The Fall! From Grace

Seven weeks ago I was taking the love of my life for a drive out for Ice Cream,  the proof that a man loves you!

You’ll have to trust me but our garage stairs are steep and something out of a Stephen King novel. 

We both started walking down the stairs and I guess I turned around and was caught by her beauty.

Then Bam!  I feel down 4 stairs and felt my ankle pop out.

This is the last time we went to urgent care,  they incorrectly diagnoses my dislocated ankle but the joint went through all my tendons.

There plan was to refer me to a orthopedic, We did and was referred to the great JC (John Chao) at Peachtree Orthopedic,   I was put into a external fixture and locked at home for six weeks.

I couldn’t shower for 4 weeks.  I had to do the homeless shower (baby wipes).   At least  work was feasible since I didn’t have to drive.

Finally I got the raptor claw removed and am back to walking in this boot for 3 months.

Dowdell’s Knob Trail-FDR’s dearest spots.

One of my favorite history trips, Dowdell’s Knob…


Look at this view! I mean it’s gorgeous.

Here is one more!


Like any History buff my cohort and I woke up at 4am to drive two hours to get a day trip of FDR history that day. It was magnificent, while we missed the sunrise to bask in the moment that FDR felt every time he sat on this ridge.


The magic was still there.





Wondering, what type of deals he made and what history was made right at this spot.  I even met the man, I was a little nervous.






We took a moment to step on the dead center of the mountain.


Our journey continued.



A look back in time-Diners the home of the true American love story

I can remember growing up in New York, not the City but in the suburbs and spending my nights with my friends eating burgers and fries at a diner. If memory recalls it was called Spotlight Dinner. It was magical and it was just good food and great adolescent conversations. This is what drove us, this also started my love for burgers. Still does to this day, just a short order cook making some burgers and slapping them on a bun.

This memory was driven by checking out Old Photo Archive, I started thinking how many love story started with a Dinner? How many people shared their first two person Milk Shake straw fight?

And most importantly how good was the food?


What’s your favorite Memory?


The Majestic Restaurant in 1933.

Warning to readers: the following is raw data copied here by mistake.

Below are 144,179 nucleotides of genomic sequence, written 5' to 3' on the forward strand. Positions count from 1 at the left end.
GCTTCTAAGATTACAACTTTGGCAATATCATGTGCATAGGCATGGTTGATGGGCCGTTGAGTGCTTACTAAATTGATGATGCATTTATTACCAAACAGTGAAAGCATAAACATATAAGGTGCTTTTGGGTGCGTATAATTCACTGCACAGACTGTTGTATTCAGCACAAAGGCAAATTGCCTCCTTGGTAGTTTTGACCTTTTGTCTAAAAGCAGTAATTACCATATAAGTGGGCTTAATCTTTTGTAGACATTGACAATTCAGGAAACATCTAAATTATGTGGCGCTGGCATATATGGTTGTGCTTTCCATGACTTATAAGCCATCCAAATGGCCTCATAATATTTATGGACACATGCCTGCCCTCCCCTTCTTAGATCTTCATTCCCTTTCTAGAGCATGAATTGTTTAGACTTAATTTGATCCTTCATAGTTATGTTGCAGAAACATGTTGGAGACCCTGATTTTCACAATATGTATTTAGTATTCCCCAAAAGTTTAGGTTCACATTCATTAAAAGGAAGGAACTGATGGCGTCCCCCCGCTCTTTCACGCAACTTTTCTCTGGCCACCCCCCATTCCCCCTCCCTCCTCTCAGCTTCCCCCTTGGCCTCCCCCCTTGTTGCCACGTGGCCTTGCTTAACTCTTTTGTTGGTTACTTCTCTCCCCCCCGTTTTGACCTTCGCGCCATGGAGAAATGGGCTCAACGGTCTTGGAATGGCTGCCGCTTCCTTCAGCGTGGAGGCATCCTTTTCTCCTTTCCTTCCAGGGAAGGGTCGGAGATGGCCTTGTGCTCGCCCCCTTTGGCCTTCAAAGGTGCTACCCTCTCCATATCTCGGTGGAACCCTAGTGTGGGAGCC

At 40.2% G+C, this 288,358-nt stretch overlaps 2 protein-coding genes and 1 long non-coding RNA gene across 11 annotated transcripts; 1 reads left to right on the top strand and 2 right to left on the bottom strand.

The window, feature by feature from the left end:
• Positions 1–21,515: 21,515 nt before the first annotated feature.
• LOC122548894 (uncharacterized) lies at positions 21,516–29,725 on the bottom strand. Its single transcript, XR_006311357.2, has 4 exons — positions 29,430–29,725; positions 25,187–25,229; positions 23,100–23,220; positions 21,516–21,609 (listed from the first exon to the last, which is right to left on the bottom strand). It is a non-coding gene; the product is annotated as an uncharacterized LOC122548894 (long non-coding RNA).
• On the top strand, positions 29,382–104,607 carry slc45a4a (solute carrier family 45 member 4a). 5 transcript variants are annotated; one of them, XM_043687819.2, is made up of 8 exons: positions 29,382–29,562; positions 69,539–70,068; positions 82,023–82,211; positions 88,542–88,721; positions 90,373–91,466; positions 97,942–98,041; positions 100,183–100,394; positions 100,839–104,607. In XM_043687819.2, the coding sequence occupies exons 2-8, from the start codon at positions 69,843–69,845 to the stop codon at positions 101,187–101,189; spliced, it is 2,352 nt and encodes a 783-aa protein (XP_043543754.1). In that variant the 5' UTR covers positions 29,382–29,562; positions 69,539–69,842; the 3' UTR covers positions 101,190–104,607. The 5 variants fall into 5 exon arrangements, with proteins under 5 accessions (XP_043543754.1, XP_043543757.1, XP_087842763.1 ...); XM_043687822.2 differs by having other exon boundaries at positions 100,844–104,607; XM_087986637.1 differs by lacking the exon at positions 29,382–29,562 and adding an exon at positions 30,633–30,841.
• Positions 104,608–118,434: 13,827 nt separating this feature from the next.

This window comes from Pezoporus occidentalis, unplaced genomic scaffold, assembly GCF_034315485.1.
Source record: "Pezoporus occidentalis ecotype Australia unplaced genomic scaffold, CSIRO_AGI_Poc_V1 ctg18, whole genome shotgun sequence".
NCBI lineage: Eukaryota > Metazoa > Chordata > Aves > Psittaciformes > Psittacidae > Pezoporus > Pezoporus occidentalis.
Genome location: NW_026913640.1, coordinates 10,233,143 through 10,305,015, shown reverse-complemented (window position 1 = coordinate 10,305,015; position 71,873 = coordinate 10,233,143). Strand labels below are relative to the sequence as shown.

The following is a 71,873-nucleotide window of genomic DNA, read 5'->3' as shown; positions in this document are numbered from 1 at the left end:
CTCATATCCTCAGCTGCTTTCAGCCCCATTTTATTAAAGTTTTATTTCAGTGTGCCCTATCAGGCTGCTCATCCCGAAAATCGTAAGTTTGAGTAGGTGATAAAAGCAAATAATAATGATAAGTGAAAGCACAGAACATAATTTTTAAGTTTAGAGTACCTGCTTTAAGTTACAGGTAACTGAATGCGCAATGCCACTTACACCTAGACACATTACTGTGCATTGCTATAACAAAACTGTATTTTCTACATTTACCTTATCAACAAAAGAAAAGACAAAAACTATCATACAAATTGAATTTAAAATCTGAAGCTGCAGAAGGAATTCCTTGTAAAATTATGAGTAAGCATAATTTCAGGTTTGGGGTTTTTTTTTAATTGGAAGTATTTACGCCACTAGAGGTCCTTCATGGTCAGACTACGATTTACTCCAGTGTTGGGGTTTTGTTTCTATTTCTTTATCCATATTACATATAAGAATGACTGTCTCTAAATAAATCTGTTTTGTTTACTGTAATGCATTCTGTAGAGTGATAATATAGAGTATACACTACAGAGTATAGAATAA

Kings County Guide To Urban Moonshining-Book Review.

On my way to learn about the history of Bourbon.  I came across Kings County Guide to Urban Moonshining.

Now I got this book from a used realtor on Amazon, I’m sure glad I didn’t pay full price.  While full of decent information on the history on Kings County Distiller History.

But coming to the distilling secrion which I was most concerned about fell flat,  no tips or real tricks but a regrrgitation on most how to guides and theory’s.

For this I was disappointed,  but the writing style was easy to follow and treated it’s reader to the respect they needed.

Would I recommend no, will I resell Possibly!

Roswell History Tour Part 1

My buddy and I decided to hit some History today! Being Georgian’s we decided to revisit Roswell GA and enjoy the town at 7am.

Our First Stop!

Francis Goulding House!


Francis Robert Goulding, author, clergyman, inventor, lived in this house at the time of his death, August 22, 1881, and is buried in the Roswell Presbyterian Cemetery. The son of Rev. Thomas Goulding, founder and first president of the Presbyterian Theological Seminary at Columbia, S. C., Goulding was born near Midway Church in Liberty County, September 28, 1810. Graduated from the University of Georgia in 1830, he was licensed to preach in 1833.

Marker Text: In this cemetery lie some of Roswell’s leading early citizens, most of whom came here from Georgia’s coastal counties: Francis Robert Goulding (1810-1881), clergyman, inventor, author of The Young Marooners and other juvenile classics; Barrington King (1798-1866), Roswell King’s son, first settler, president of Roswell Factories, and his wife, Catherine Margaret Nephew King(1804-1887); Nathaniel A, Pratt, D.D. (1796-1879), graduate of Yale and Princeton Theological Seminary, founder of the Roswell Presbyterian Church, its pastor for 40 years, and his wife, CatherineA Barrington King Pratt(1810-1894); Archibald Smith (1801-1886) and his wife, Annie Margaret Magill Smith (1807-1887).
In the old cemetery, at the top of this hill, lie: Roswell King (1765-1844), founder of Roswell, for whom the town is named; John Dunwody, Esq. (1786-1858), and his wife, Jane Bulloch Dunwody (1788-1856); James S. Bulloch (1793-1849), Major in the Mexican war, father of Martha (Miss Mittie) Bulloch, wife of Theodore Roosevelt. Her sons were President Theodore Roosevelt and Elliott Roosevelt, the father of Mrs. Franklin D. Roosevelt.

Inscription. In 1839, 15 Presbyterian men and women, ‘members of the colony’ of Roswell, invited the Rev. Nathaniel A. Pratt, D.D., of Darien, to organize the first Presbyterian church of Roswell. These charter members included the Bulloch, Dunwody, Hand, King, Smith, Pratt families, and Misses Elizabeth and Helen Magill, Susan Elliott and Sarah Gould. John Dunwody, Sr., Barrington King, and Archibald Smith were elected elders. Dr. Pratt, the first pastor, served until his death, 40 years later. The Rev. Henry Barrington Pratt, whose Spanish translation of the Bible is used today, went from this church as a missionary to Colombia in 1856; Dr. George Butler to Brazil in 1883. The early membership included several Negro slaves. Of these, Charles Pratt and John Hall became missionaries to Africa.